3D Printed Gun Parts Are Being Removed From Thingiverse

    December 20, 2012
    Zach Walton
    Comments are off for this post.

Thingiverse is by far the most popular Web site for those looking for 3D printing designs. The Web site, owned by Makerbot, offers designs for just about everything – including gun parts. Said parts were technically against the rules, but Makerbot rarely enforced it until the Sandy Hook tragedy.

Forbes reports that Thingiverse is now removing gun parts from the site. Those who had uploaded parts to the site were recently greeted with notices that said their parts were in violation of a rule that said users can’t promote “illegal activities” or “contribute to the creation of weapons.”

The removal of gun parts from Thingiverse shouldn’t be surprising. It was against the Web site’s policies, and the moderation team is only being spurred to act on the heels of a tragedy involving gun violence. 3D printing is already on some lawmakers’ radars because of the technology’s potential to make weapons, and Thingiverse undoubtedly wants to remain out of sight when lawmakers start investigating.

With all that being said, this isn’t the end of 3D printed guns. Thingiverse was just one portal for designs, albeit the most popular. There are a multitude of options for gunsmiths to upload designs including popular torrent trackers. The guys at Defense Distributed are also continuing their work on a 3D printed gun, and will be releasing a new video this weekend of their latest research into a 3D printed lower receiver for an AR-15 rifle.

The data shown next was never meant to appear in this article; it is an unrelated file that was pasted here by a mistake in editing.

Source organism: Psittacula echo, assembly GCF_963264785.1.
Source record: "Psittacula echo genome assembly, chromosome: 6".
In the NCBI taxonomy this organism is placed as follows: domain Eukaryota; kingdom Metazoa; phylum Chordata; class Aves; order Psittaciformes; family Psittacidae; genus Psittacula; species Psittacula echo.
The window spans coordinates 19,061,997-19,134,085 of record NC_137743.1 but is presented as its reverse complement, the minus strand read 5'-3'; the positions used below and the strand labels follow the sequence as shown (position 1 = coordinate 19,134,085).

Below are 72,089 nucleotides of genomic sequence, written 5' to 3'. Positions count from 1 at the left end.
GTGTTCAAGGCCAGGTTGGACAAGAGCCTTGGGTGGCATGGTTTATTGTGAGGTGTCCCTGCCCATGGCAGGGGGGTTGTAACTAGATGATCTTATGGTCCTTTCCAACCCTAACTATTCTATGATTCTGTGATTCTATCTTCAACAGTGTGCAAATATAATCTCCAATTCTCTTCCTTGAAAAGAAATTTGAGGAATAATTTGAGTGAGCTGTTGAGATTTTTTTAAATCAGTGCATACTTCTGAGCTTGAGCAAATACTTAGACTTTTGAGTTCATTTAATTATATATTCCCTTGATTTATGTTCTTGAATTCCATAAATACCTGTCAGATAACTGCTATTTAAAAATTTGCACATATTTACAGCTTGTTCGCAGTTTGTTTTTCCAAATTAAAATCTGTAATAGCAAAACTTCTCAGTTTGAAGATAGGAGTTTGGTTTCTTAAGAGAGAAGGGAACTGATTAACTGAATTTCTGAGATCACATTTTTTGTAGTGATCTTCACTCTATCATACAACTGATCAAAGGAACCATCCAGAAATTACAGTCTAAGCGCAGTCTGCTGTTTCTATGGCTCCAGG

Gun control is going to be at the forefront of national discussion early next year, and lawmakers on both sides of the aisle are going to propose a lot of legislation. 3D printed guns will undoubtedly be roped into the talks. It will be interesting to see what lawmakers will have to say about 3D printers at that time. Will there be more ignorance, or will lawmakers understand that gun parts are just one tiny sliver of the 3D printing equation?

  • http://haveblue.org Have Blue

    “It was always against the Web site’s policies”

    Incorrect – at the time that I uploaded my lower receiver to the site, there was nothing in the terms of service restricting such content. Thingiverse later changed their TOS retroactively.

    • http://www.webpronews.com/author/zach-walton Zach Walton

      Thanks for the correction. It’s been fixed.

  • tom carney

    I see another manifestation of the notion that they (whoever they are) don’t trust the citizenry. And what educated American thinks this is good?

  • Georgetown

    Weapons and arms of any kind are not illegal within The USA, and anyone can design and 3D print a working gun on any design program and 3D printer. No biggie. Obamas and the Democratic Partys overseas communist owners and benefactors want to change America so much, but America will have to strike back hard at Obama to show him how much America will protect Our families and Our other investments.

  • http://shonjimenez.com Shon Jimenez

    Everyone is over reacting to this school shooting. Obama is probably going to pull out an executive order and ban the sale of AR-15’s and other assault rifles. There are far less mass shootings than people who die from the flu. I am so glad I got an AR-15 for Christmas before they ban the sale of them. What they don’t understand is everytime they go on TV and say they are going to ban these things, it makes people go out and buy them, so if they are truely worried about guns, they need to shut up about it